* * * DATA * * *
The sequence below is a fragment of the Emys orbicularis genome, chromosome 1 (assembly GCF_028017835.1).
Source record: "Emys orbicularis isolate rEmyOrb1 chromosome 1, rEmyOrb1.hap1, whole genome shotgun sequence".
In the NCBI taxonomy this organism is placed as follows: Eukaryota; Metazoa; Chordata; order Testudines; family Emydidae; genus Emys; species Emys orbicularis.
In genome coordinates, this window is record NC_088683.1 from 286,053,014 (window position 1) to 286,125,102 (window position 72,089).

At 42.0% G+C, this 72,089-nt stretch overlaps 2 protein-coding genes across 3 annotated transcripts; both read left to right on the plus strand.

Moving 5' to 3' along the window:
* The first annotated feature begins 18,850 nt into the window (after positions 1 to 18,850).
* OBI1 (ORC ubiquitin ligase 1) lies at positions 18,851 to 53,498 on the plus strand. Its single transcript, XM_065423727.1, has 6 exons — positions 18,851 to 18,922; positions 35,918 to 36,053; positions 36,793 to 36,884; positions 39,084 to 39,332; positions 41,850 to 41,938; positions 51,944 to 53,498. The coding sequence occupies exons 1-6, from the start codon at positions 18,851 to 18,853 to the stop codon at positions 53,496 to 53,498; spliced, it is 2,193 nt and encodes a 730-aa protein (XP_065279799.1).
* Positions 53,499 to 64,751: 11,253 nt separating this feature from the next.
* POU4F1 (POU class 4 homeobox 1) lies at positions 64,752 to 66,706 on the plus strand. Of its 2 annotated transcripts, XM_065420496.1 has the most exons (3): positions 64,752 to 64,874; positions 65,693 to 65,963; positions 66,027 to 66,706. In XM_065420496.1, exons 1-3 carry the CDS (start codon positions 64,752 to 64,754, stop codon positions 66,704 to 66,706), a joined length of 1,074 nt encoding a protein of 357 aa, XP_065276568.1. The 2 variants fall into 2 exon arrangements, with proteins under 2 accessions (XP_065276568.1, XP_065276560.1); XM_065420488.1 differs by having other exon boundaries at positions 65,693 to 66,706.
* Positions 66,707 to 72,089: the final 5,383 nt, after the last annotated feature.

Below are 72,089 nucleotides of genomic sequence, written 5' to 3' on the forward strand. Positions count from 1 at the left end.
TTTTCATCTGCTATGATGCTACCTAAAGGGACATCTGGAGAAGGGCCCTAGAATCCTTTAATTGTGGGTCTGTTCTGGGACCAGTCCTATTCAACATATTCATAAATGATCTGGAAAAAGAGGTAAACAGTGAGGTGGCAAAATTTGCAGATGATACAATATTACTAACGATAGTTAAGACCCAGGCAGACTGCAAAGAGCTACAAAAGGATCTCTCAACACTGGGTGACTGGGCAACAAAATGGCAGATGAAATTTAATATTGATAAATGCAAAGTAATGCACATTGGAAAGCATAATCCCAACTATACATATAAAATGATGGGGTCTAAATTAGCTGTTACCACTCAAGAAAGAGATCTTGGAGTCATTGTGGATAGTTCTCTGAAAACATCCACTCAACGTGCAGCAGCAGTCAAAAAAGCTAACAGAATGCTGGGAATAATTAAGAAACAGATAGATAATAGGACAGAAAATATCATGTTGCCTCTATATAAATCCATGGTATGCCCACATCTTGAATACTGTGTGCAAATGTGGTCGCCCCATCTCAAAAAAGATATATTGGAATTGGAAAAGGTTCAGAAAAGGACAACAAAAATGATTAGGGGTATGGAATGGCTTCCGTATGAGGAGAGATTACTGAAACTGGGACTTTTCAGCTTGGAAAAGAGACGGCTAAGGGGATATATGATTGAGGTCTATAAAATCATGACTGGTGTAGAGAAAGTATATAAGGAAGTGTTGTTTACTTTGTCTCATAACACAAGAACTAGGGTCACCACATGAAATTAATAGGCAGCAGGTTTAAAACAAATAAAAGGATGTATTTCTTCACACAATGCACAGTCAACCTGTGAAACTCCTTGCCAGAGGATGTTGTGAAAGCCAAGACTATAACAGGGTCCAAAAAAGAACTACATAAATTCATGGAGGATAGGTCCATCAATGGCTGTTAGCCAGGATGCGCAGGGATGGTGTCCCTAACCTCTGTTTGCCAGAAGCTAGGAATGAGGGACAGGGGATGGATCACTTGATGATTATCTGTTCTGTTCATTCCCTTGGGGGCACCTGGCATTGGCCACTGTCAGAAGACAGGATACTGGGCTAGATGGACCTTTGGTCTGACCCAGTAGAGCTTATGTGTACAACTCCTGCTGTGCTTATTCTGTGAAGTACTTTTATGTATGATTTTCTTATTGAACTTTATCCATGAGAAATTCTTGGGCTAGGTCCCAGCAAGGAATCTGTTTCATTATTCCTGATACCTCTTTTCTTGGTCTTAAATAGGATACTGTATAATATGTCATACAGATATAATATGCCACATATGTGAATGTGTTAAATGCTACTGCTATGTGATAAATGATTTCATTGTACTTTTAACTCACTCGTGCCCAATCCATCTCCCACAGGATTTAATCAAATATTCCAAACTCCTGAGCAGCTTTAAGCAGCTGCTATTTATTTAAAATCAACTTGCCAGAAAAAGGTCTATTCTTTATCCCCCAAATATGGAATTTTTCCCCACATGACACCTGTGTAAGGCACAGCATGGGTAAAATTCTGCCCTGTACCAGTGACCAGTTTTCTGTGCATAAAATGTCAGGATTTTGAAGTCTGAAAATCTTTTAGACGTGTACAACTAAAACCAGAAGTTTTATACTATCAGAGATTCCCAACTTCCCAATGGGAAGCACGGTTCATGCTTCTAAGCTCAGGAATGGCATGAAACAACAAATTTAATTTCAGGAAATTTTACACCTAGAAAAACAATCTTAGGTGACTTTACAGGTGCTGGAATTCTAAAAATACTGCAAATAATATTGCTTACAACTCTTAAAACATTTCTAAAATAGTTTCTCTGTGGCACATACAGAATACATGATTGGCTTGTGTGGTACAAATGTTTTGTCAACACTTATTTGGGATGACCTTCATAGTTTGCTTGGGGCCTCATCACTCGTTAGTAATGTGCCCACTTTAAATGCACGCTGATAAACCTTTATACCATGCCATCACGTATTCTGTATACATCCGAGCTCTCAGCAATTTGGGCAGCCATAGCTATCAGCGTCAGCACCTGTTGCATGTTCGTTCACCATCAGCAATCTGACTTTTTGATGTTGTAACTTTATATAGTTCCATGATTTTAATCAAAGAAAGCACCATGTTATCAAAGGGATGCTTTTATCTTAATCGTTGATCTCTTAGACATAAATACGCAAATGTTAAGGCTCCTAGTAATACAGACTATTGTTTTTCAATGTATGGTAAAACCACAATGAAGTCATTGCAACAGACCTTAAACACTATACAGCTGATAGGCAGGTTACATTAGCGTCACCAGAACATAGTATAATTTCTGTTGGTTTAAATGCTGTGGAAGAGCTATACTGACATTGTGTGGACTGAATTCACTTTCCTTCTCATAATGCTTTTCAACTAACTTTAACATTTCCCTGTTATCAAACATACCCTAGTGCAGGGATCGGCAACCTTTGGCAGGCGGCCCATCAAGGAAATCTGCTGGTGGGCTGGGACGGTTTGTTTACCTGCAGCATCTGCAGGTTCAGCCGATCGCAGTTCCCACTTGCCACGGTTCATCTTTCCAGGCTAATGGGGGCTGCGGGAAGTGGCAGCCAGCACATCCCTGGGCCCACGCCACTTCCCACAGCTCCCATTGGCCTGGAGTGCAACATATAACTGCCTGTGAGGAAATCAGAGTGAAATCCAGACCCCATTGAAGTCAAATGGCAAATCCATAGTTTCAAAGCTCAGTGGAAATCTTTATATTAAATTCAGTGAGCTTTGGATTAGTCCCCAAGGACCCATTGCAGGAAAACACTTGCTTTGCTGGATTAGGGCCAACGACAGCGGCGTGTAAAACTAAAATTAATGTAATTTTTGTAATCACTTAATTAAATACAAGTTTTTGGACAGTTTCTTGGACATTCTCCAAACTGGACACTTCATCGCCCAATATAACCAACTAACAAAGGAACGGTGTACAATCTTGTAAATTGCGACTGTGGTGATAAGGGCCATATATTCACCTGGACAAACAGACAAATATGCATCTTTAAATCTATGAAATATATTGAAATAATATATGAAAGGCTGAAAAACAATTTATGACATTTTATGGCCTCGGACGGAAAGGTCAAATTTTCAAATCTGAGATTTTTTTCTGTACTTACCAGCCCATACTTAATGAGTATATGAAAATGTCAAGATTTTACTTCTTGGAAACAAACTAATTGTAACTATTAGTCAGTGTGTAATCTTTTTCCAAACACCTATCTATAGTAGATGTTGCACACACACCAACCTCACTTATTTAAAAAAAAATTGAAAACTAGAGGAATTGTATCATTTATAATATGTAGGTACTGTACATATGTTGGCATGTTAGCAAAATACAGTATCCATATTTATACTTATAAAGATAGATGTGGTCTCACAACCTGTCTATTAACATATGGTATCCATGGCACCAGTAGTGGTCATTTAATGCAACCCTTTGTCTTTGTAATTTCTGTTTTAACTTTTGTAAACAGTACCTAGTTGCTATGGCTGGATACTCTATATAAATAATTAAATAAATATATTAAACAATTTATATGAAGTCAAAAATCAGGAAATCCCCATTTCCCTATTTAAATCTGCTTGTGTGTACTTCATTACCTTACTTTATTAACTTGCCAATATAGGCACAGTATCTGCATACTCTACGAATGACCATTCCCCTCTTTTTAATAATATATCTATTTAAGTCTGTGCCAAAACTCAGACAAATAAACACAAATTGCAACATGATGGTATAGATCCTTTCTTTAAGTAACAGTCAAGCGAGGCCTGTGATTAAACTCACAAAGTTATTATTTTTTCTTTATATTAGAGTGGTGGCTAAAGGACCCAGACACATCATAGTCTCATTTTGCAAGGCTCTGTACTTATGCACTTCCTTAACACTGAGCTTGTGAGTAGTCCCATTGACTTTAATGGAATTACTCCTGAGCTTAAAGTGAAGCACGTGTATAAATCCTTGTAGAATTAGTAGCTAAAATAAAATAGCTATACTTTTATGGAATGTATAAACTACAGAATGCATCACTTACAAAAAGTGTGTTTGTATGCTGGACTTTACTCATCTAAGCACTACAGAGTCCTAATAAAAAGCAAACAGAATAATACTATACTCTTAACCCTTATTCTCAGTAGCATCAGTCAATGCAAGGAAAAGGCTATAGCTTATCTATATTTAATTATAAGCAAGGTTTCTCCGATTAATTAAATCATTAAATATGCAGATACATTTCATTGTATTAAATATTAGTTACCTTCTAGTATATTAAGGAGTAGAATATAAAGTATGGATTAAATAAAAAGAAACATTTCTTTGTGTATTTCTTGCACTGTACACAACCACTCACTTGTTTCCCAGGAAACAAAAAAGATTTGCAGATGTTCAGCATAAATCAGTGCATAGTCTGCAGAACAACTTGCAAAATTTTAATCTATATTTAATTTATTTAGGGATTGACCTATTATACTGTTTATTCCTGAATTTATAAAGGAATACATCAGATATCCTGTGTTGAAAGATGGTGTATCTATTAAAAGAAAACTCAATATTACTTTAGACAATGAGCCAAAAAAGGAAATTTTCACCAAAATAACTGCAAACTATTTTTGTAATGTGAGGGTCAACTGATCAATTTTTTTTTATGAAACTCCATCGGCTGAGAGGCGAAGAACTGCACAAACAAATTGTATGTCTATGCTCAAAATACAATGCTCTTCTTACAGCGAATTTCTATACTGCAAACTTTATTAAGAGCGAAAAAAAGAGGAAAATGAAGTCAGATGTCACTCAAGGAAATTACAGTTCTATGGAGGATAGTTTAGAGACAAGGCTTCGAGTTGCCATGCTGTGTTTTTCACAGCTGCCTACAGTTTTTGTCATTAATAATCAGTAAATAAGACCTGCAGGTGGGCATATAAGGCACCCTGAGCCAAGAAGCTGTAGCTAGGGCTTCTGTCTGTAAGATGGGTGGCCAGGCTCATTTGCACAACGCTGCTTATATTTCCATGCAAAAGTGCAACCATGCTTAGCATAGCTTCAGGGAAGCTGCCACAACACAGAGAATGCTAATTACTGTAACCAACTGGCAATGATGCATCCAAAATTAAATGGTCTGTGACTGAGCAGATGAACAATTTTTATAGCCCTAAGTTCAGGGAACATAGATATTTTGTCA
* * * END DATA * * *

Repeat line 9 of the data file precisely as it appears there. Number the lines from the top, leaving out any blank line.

* Positions 53,499 to 64,751: 11,253 nt separating this feature from the next.